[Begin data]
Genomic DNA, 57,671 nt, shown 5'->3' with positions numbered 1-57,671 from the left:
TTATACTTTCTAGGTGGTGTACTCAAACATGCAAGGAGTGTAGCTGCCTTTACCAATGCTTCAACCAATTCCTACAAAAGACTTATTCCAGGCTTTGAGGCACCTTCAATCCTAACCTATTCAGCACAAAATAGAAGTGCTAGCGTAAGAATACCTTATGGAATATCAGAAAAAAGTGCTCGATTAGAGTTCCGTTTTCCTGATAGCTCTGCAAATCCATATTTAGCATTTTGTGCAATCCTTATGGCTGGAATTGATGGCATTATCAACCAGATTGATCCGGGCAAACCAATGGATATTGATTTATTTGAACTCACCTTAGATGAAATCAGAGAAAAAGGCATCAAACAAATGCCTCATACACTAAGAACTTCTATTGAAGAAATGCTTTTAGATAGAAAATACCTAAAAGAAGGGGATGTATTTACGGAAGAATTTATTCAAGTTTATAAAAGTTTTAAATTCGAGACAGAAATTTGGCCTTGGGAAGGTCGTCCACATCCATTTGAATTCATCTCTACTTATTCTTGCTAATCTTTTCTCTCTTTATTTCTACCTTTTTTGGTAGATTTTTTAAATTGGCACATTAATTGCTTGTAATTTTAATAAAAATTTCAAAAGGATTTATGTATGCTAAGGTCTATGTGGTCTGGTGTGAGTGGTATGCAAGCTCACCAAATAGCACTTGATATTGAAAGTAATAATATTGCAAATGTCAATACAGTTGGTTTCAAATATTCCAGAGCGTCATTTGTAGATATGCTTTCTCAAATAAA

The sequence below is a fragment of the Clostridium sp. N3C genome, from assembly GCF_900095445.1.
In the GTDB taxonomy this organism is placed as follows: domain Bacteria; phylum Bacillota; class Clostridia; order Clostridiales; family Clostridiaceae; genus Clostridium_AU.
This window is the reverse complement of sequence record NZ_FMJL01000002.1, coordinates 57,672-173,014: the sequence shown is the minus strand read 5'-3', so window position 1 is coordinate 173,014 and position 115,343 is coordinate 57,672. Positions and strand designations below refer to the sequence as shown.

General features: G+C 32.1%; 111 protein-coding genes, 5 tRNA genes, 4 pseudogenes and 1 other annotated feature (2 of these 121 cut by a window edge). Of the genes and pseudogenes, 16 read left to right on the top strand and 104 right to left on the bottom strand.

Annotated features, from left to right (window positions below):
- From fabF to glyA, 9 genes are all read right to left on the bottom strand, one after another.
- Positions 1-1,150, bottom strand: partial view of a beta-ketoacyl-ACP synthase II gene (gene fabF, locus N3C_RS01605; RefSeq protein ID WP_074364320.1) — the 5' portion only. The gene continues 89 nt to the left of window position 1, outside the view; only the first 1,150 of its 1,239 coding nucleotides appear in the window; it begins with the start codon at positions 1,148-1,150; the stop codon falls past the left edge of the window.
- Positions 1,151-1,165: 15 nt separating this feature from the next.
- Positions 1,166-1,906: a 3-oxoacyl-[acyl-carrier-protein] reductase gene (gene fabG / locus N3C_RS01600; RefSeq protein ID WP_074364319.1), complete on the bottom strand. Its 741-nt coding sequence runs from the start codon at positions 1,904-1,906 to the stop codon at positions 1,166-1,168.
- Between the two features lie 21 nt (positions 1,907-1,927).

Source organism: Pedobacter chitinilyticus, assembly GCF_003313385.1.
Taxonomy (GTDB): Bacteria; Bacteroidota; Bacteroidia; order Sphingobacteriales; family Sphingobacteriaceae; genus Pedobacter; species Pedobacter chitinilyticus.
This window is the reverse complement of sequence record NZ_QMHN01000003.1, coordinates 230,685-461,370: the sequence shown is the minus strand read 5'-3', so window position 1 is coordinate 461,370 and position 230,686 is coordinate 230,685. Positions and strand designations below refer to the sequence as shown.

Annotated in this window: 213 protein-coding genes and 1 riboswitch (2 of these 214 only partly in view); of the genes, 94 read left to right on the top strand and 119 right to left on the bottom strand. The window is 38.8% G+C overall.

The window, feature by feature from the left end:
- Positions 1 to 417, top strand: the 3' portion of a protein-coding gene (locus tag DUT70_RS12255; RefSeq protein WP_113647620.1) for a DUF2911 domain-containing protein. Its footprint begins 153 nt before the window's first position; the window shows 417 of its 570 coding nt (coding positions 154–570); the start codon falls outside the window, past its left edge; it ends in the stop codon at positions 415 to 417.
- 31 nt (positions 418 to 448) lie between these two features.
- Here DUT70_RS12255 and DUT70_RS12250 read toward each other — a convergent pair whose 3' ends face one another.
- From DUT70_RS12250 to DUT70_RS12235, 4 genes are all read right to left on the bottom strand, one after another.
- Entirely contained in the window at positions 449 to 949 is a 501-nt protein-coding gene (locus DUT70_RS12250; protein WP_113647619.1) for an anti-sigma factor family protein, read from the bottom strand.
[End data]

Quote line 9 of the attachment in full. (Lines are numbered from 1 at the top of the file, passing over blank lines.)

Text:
- Positions 1-1,150, bottom strand: partial view of a beta-ketoacyl-ACP synthase II gene (gene fabF, locus N3C_RS01605; RefSeq protein ID WP_074364320.1) — the 5' portion only. The gene continues 89 nt to the left of window position 1, outside the view; only the first 1,150 of its 1,239 coding nucleotides appear in the window; it begins with the start codon at positions 1,148-1,150; the stop codon falls past the left edge of the window.